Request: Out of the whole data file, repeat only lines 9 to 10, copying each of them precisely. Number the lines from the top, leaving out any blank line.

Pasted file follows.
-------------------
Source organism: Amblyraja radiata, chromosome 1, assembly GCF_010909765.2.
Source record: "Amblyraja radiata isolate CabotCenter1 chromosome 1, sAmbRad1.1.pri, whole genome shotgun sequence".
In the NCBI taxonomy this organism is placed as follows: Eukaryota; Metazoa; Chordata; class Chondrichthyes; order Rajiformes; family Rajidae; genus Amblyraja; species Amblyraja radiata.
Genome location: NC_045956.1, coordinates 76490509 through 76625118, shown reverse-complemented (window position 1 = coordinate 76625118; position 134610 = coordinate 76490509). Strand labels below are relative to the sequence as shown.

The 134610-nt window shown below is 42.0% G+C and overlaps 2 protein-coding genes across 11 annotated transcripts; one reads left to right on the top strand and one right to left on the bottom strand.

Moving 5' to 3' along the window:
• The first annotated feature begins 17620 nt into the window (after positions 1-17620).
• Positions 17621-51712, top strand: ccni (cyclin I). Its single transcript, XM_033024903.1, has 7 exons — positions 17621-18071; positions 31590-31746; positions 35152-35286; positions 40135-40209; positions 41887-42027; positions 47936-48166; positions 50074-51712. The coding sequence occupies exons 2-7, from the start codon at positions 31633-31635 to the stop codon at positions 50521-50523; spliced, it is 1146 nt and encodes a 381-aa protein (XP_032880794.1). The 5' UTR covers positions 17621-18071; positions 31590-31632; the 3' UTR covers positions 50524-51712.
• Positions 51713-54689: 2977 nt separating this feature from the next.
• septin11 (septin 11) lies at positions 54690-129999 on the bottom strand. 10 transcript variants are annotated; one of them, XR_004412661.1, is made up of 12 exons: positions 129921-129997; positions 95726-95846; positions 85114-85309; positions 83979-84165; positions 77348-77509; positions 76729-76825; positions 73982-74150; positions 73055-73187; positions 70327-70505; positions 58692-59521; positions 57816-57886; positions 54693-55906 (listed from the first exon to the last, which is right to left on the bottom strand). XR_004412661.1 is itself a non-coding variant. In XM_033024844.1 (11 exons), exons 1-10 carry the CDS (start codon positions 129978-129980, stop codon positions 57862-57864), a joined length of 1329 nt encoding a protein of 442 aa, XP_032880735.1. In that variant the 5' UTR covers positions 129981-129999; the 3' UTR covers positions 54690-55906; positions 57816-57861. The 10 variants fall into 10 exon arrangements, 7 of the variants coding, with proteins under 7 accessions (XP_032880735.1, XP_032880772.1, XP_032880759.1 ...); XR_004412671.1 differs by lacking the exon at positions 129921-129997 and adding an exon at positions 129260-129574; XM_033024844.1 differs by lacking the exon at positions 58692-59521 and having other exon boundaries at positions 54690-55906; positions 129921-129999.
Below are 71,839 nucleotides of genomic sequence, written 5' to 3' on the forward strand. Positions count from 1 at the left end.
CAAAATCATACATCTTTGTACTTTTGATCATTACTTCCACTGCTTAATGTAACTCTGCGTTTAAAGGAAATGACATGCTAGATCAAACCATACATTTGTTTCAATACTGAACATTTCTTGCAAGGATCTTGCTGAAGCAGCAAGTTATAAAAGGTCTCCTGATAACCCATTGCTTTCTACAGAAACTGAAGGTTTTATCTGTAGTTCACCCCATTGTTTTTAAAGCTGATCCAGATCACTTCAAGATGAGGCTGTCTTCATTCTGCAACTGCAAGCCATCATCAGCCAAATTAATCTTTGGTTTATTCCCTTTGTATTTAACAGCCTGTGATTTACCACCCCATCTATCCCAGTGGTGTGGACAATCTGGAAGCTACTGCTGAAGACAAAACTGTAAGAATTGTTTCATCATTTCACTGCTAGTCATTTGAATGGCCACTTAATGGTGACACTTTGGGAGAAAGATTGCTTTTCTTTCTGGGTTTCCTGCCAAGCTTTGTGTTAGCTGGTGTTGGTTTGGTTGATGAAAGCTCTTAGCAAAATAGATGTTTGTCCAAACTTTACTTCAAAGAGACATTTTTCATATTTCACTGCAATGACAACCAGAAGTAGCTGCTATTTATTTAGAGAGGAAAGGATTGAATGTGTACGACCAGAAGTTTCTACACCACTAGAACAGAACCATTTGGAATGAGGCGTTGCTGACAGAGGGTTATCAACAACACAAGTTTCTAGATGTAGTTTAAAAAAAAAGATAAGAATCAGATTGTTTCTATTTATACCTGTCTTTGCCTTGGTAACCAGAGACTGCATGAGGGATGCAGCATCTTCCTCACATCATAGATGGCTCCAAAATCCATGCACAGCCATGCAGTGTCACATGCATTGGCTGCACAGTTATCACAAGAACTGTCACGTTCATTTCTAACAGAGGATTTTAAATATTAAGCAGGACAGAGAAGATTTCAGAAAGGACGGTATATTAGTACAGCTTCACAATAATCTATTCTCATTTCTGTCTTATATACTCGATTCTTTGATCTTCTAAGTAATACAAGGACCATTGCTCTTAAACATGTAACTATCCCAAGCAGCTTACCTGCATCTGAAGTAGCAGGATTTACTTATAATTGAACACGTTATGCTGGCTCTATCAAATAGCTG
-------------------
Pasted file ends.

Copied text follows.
• Positions 51713-54689: 2977 nt separating this feature from the next.
• septin11 (septin 11) lies at positions 54690-129999 on the bottom strand. 10 transcript variants are annotated; one of them, XR_004412661.1, is made up of 12 exons: positions 129921-129997; positions 95726-95846; positions 85114-85309; positions 83979-84165; positions 77348-77509; positions 76729-76825; positions 73982-74150; positions 73055-73187; positions 70327-70505; positions 58692-59521; positions 57816-57886; positions 54693-55906 (listed from the first exon to the last, which is right to left on the bottom strand). XR_004412661.1 is itself a non-coding variant. In XM_033024844.1 (11 exons), exons 1-10 carry the CDS (start codon positions 129978-129980, stop codon positions 57862-57864), a joined length of 1329 nt encoding a protein of 442 aa, XP_032880735.1. In that variant the 5' UTR covers positions 129981-129999; the 3' UTR covers positions 54690-55906; positions 57816-57861. The 10 variants fall into 10 exon arrangements, 7 of the variants coding, with proteins under 7 accessions (XP_032880735.1, XP_032880772.1, XP_032880759.1 ...); XR_004412671.1 differs by lacking the exon at positions 129921-129997 and adding an exon at positions 129260-129574; XM_033024844.1 differs by lacking the exon at positions 58692-59521 and having other exon boundaries at positions 54690-55906; positions 129921-129999.